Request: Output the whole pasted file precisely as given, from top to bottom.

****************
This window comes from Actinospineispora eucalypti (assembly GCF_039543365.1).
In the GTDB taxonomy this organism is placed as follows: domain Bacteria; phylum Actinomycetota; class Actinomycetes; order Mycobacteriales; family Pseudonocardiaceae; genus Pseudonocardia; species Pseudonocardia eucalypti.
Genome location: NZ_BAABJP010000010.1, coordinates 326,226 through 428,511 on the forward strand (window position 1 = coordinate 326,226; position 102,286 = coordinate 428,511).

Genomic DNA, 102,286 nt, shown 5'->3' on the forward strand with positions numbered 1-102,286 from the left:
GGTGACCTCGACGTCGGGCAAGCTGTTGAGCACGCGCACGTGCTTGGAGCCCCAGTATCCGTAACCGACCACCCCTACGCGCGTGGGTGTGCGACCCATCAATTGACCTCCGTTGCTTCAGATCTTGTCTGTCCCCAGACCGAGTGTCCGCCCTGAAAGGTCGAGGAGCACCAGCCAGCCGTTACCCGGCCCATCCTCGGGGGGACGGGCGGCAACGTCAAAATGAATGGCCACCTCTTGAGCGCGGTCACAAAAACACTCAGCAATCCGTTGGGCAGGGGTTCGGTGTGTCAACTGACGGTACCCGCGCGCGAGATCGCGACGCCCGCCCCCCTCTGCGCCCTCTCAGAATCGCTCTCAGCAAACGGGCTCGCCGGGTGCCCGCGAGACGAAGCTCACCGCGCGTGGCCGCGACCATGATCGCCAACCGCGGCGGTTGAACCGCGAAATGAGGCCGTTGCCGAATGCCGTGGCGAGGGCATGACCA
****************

This window comes from Actinospineispora eucalypti (assembly GCF_039543365.1).
In the GTDB taxonomy this organism is placed as follows: domain Bacteria; phylum Actinomycetota; class Actinomycetes; order Mycobacteriales; family Pseudonocardiaceae; genus Pseudonocardia; species Pseudonocardia eucalypti.
Genome location: NZ_BAABJP010000010.1, coordinates 326,226 through 428,511 on the forward strand (window position 1 = coordinate 326,226; position 102,286 = coordinate 428,511).

Genomic DNA, 102,286 nt, shown 5'->3' on the forward strand with positions numbered 1-102,286 from the left:
GGTGACCTCGACGTCGGGCAAGCTGTTGAGCACGCGCACGTGCTTGGAGCCCCAGTATCCGTAACCGACCACCCCTACGCGCGTGGGTGTGCGACCCATCAATTGACCTCCGTTGCTTCAGATCTTGTCTGTCCCCAGACCGAGTGTCCGCCCTGAAAGGTCGAGGAGCACCAGCCAGCCGTTACCCGGCCCATCCTCGGGGGGACGGGCGGCAACGTCAAAATGAATGGCCACCTCTTGAGCGCGGTCACAAAAACACTCAGCAATCCGTTGGGCAGGGGTTCGGTGTGTCAACTGACGGTACCCGCGCGCGAGATCGCGACGCCCGCCCCCCTCTGCGCCCTCTCAGAATCGCTCTCAGCAAACGGGCTCGCCGGGTGCCCGCGAGACGAAGCTCACCGCGCGTGGCCGCGACCATGATCGCCAACCGCGGCGGTTGAACCGCGAAATGAGGCCGTTGCCGAATGCCGTGGCGAGGGCATGACCA